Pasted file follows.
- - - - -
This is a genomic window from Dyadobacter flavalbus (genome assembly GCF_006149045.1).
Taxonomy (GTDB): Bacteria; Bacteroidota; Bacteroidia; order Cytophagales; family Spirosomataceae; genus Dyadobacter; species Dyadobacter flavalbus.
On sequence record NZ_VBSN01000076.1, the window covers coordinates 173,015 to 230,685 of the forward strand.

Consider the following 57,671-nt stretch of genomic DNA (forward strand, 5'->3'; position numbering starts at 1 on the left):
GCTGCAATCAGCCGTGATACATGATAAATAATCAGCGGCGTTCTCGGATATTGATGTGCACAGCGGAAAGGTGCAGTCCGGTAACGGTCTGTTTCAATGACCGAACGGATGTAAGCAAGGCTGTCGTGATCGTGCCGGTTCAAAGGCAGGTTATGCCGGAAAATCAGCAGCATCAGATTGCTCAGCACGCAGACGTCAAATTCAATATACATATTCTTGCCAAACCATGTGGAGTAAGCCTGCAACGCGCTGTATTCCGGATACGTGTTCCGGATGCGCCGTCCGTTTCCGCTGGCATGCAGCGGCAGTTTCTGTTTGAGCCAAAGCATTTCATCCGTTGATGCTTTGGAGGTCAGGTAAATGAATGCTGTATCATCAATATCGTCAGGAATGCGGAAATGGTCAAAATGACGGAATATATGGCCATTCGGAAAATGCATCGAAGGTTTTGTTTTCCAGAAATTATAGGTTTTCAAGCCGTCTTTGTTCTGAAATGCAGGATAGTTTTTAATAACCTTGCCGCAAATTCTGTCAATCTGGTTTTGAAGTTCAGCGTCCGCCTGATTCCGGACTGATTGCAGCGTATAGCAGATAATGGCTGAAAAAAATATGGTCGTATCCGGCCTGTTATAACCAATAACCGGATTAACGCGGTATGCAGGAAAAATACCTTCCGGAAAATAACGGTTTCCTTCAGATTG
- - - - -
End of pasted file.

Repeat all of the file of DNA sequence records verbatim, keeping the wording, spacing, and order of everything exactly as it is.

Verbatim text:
This is a genomic window from Dyadobacter flavalbus (genome assembly GCF_006149045.1).
Taxonomy (GTDB): Bacteria; Bacteroidota; Bacteroidia; order Cytophagales; family Spirosomataceae; genus Dyadobacter; species Dyadobacter flavalbus.
On sequence record NZ_VBSN01000076.1, the window covers coordinates 173,015 to 230,685 of the forward strand.

Consider the following 57,671-nt stretch of genomic DNA (forward strand, 5'->3'; position numbering starts at 1 on the left):
GCTGCAATCAGCCGTGATACATGATAAATAATCAGCGGCGTTCTCGGATATTGATGTGCACAGCGGAAAGGTGCAGTCCGGTAACGGTCTGTTTCAATGACCGAACGGATGTAAGCAAGGCTGTCGTGATCGTGCCGGTTCAAAGGCAGGTTATGCCGGAAAATCAGCAGCATCAGATTGCTCAGCACGCAGACGTCAAATTCAATATACATATTCTTGCCAAACCATGTGGAGTAAGCCTGCAACGCGCTGTATTCCGGATACGTGTTCCGGATGCGCCGTCCGTTTCCGCTGGCATGCAGCGGCAGTTTCTGTTTGAGCCAAAGCATTTCATCCGTTGATGCTTTGGAGGTCAGGTAAATGAATGCTGTATCATCAATATCGTCAGGAATGCGGAAATGGTCAAAATGACGGAATATATGGCCATTCGGAAAATGCATCGAAGGTTTTGTTTTCCAGAAATTATAGGTTTTCAAGCCGTCTTTGTTCTGAAATGCAGGATAGTTTTTAATAACCTTGCCGCAAATTCTGTCAATCTGGTTTTGAAGTTCAGCGTCCGCCTGATTCCGGACTGATTGCAGCGTATAGCAGATAATGGCTGAAAAAAATATGGTCGTATCCGGCCTGTTATAACCAATAACCGGATTAACGCGGTATGCAGGAAAAATACCTTCCGGAAAATAACGGTTTCCTTCAGATTG